19. Diggler


    Mar 3, 2005
    Western PA
    Good teachers are very much underpaid. Lousy, lazy teachers have a solid job that, unless they sleep with a student or something, they will have until retirement. They freeload, getting protected by the union when they should be fired. A lot of teachers care about the kids. Many of them (through burnout, or whatever reason) don't anymore. They get cynical and wait for their 30-and-out deal. We are now paying more per student than we ever have, and the results are worsening.

    I just happen to believe that pay should be merit, rather than seniority based. If there was actual competition allowed in schools, schools would pay more for top performing teachers.

    My mom, dad, and my sister are/have been teachers; I am definitely not anti-teacher. I am, however, pro-competition and pro-capitalism.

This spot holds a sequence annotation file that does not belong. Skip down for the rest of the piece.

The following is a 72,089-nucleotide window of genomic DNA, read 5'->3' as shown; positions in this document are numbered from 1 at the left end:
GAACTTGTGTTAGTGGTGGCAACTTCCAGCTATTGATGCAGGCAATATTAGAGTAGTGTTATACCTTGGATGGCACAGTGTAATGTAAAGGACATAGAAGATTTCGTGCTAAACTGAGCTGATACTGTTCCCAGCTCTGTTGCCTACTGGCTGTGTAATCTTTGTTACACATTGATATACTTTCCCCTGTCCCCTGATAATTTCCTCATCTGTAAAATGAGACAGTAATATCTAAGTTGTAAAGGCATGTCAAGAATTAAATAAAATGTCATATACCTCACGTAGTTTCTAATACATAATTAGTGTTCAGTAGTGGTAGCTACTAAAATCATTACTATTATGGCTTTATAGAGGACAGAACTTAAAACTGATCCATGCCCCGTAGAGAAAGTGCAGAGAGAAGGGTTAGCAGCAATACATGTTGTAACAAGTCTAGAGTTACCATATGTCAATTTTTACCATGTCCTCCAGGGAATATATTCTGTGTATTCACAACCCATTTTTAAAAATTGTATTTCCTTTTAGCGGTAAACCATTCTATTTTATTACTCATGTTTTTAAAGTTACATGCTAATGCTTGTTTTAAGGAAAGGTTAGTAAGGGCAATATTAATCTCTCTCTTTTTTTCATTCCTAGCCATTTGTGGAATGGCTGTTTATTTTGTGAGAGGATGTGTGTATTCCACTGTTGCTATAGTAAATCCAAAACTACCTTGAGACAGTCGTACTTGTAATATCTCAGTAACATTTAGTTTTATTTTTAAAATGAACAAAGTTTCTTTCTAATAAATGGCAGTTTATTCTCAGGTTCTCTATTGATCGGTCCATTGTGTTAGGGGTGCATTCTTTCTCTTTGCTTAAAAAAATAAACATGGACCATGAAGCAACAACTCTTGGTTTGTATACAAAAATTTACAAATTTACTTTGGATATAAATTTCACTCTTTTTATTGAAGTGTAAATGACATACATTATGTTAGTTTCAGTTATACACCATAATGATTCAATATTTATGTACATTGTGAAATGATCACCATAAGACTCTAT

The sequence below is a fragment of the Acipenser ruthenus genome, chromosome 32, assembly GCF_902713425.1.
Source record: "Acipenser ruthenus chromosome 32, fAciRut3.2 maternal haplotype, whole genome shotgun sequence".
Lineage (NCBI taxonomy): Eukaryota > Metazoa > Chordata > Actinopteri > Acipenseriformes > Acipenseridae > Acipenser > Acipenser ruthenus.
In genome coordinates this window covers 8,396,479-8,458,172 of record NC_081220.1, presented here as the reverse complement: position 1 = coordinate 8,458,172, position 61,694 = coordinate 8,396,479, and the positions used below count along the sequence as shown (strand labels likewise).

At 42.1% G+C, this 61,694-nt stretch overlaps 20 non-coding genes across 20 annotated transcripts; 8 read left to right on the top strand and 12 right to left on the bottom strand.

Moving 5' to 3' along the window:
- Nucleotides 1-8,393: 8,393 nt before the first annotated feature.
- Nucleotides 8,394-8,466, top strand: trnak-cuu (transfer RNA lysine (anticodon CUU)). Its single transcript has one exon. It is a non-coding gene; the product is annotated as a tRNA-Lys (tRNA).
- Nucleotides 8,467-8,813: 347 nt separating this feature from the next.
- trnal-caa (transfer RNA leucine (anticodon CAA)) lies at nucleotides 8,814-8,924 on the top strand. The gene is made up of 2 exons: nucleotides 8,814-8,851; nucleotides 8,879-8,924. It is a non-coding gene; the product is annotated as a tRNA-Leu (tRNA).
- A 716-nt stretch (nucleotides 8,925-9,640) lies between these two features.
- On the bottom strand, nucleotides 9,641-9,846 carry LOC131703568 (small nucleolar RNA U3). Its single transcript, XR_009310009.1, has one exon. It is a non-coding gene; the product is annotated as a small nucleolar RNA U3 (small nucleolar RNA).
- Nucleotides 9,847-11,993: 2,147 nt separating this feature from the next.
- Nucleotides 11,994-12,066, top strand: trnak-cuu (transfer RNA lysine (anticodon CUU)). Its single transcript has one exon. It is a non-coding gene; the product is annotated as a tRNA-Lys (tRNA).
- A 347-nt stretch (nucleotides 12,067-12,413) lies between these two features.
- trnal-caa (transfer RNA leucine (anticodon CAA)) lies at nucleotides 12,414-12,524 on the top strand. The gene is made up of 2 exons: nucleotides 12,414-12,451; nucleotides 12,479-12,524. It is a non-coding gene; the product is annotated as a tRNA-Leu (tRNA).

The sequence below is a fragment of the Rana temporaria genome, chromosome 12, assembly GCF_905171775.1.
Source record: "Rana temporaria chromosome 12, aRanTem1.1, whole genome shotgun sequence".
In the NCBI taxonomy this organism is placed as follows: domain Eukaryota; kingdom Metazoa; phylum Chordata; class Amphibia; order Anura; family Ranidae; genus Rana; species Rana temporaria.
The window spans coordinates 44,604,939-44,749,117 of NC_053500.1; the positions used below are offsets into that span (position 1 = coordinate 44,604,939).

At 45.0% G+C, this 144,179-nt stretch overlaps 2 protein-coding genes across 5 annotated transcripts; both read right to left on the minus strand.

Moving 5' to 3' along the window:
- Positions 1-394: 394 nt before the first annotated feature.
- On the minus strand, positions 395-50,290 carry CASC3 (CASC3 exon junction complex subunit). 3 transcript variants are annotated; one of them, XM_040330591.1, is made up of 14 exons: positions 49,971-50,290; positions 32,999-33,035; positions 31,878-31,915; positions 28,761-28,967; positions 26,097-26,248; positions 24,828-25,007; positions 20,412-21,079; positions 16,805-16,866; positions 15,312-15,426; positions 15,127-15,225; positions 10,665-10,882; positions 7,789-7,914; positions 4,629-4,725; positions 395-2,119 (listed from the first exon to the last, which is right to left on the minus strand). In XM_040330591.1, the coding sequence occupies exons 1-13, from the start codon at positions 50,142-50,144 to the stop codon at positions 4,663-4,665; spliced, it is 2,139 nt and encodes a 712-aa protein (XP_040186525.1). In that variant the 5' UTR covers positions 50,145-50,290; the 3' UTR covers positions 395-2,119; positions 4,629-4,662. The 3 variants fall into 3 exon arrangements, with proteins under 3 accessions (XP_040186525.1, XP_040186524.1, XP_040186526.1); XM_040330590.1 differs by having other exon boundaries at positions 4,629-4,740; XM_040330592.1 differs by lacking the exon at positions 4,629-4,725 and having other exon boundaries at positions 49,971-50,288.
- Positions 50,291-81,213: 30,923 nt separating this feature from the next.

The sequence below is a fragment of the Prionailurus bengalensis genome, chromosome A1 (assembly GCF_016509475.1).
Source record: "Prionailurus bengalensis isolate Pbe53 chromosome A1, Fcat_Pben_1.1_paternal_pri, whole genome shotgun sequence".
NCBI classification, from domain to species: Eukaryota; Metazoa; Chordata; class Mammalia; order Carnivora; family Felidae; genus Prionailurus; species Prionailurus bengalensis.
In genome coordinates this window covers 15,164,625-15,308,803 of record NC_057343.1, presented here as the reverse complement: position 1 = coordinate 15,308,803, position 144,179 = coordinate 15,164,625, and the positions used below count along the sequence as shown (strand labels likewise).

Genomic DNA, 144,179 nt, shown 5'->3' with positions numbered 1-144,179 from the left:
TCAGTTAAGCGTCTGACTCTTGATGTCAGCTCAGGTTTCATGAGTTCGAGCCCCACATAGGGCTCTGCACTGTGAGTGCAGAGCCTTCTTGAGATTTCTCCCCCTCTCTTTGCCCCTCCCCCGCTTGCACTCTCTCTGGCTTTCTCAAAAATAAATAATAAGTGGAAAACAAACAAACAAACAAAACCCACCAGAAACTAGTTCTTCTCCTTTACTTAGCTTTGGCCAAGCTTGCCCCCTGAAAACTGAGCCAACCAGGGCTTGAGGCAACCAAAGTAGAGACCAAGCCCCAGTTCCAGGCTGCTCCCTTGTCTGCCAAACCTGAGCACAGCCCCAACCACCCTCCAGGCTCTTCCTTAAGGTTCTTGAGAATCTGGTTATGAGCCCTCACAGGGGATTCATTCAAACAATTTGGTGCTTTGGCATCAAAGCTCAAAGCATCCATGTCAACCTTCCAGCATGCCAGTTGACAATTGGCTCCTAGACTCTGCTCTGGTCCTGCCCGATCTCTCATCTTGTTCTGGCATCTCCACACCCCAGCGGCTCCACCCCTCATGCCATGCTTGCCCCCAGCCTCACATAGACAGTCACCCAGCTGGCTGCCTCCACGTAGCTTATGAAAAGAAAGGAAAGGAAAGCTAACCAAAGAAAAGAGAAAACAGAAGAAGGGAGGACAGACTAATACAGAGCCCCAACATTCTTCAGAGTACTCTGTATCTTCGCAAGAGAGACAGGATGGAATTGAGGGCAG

20. jkritchey


    Jul 23, 2002
    Northern Va.
    There's some pretty broad generalizations here. The same thing can be said of any business or industry. However, I think you made your last point just fine....;) :meh:
    In many cases that is already in place.
    In which case teachers can subjected to the same favoritism and subjective pay systems the rest of us poor schlubs have to go through...;)

    (Added note: Teachers unions exist because for years they were so grossly underpaid for their responsibilities, primarily because they were women. I'm not sure they have ever caught up, given their role in society, and the cost of obtaining and maintaining their certifications.)